Skip to Main Content
Bradford College
Library Online
Library User Library Account

Citing and Referencing: Plagiarism

Simple guidance for Citing and Referencing.

Plagiarism is :
‣ the presentation of an idea, or work, of another person as your own.
‣ the inclusion of another person’s work without correct acknowledgement.
‣ the failure to identify the origin of a used source.
‣ the distortion or manipulation of a source.
‣ the inclusion of created source material.
‣ intentional and unintentional.
‣ a form of cheating.
‣ theft.

Material that can be plagiarised includes :
‣ data, reports, and statistics.
‣ assignments, dissertations, and thesis.
‣ images, photographs, pictures, and illustrations.
‣ books, journals, magazines, and newspapers.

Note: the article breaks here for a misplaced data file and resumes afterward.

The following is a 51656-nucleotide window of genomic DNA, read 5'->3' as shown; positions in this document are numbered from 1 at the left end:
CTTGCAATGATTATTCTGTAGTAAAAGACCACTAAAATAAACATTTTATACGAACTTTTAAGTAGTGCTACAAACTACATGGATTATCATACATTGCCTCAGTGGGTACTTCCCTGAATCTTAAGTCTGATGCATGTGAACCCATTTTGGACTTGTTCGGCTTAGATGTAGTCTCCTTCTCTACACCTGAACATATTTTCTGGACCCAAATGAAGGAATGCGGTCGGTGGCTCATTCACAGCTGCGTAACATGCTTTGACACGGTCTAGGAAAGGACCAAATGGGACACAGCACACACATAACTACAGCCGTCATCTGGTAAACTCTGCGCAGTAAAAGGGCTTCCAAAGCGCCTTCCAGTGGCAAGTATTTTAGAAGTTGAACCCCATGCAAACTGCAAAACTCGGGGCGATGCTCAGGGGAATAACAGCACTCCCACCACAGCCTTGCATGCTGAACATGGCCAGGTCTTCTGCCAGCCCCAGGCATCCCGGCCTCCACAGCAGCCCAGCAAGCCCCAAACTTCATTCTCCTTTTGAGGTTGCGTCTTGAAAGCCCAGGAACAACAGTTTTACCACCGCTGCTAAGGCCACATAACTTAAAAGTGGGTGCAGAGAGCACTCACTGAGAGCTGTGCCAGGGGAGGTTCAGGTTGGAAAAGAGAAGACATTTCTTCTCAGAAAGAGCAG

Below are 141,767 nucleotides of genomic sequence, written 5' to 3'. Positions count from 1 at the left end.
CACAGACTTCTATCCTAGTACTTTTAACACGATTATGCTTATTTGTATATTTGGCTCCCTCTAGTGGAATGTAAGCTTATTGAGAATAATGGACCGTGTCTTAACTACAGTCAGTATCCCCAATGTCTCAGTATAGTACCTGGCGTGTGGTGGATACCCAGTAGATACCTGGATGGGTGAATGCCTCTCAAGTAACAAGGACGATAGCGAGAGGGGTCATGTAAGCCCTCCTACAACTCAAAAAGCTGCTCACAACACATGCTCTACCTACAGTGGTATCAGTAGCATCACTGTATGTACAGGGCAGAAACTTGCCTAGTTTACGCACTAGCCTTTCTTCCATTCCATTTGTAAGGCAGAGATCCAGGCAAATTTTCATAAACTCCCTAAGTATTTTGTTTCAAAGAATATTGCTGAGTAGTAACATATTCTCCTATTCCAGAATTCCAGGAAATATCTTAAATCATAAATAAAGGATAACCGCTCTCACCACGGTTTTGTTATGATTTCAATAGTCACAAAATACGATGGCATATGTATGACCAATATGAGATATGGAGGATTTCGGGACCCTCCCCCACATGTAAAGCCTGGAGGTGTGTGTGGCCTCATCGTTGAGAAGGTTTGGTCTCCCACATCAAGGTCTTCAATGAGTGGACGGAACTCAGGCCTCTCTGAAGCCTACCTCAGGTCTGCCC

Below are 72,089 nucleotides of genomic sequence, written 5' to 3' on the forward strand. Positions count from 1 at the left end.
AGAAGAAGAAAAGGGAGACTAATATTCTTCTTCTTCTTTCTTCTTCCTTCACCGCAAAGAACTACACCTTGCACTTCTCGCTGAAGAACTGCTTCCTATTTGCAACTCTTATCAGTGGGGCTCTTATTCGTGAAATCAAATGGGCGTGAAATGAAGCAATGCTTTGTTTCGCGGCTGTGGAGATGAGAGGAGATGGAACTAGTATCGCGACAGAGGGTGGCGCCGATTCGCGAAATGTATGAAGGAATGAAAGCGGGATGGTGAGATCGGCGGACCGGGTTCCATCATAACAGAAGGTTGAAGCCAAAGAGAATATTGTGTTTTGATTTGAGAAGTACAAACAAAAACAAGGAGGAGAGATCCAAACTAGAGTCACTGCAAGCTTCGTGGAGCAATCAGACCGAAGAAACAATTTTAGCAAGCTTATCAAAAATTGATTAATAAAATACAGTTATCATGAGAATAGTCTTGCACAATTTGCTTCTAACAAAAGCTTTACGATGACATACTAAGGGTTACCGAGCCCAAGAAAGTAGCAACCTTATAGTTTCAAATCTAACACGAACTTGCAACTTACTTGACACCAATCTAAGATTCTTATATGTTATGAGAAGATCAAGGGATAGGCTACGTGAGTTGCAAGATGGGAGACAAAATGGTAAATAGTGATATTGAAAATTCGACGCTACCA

‣ songs, sounds, lyrics, and music.
‣ television, radio and films.
‣ computer games and programs.
‣ maps, plans and blueprints.

Types of Plagiarism
The following are examples of how plagiarism can occur.

  • Giving incorrect information about the source of a quotation.
  • Quoting phrases, sentences or complete paragraphs without using quotation marks and referencing the source.
  • Rewriting another person’s work and failing to credit the original source.
  • Using text, images, ideas or theories without acknowledging whose ideas they are or stating where the information has come from.
  • Working with others, without official approval, resulting in near identical work (known as collusion).
  • Submitting the same, or similar, work on more than one occasion (known as replication).
  • Purchasing an assignment or dissertation from an Internet service and submitting it as your own work (known as fraud).
  • Inventing the contents of an assignment and falsely presenting it as your own work. (known as falsification).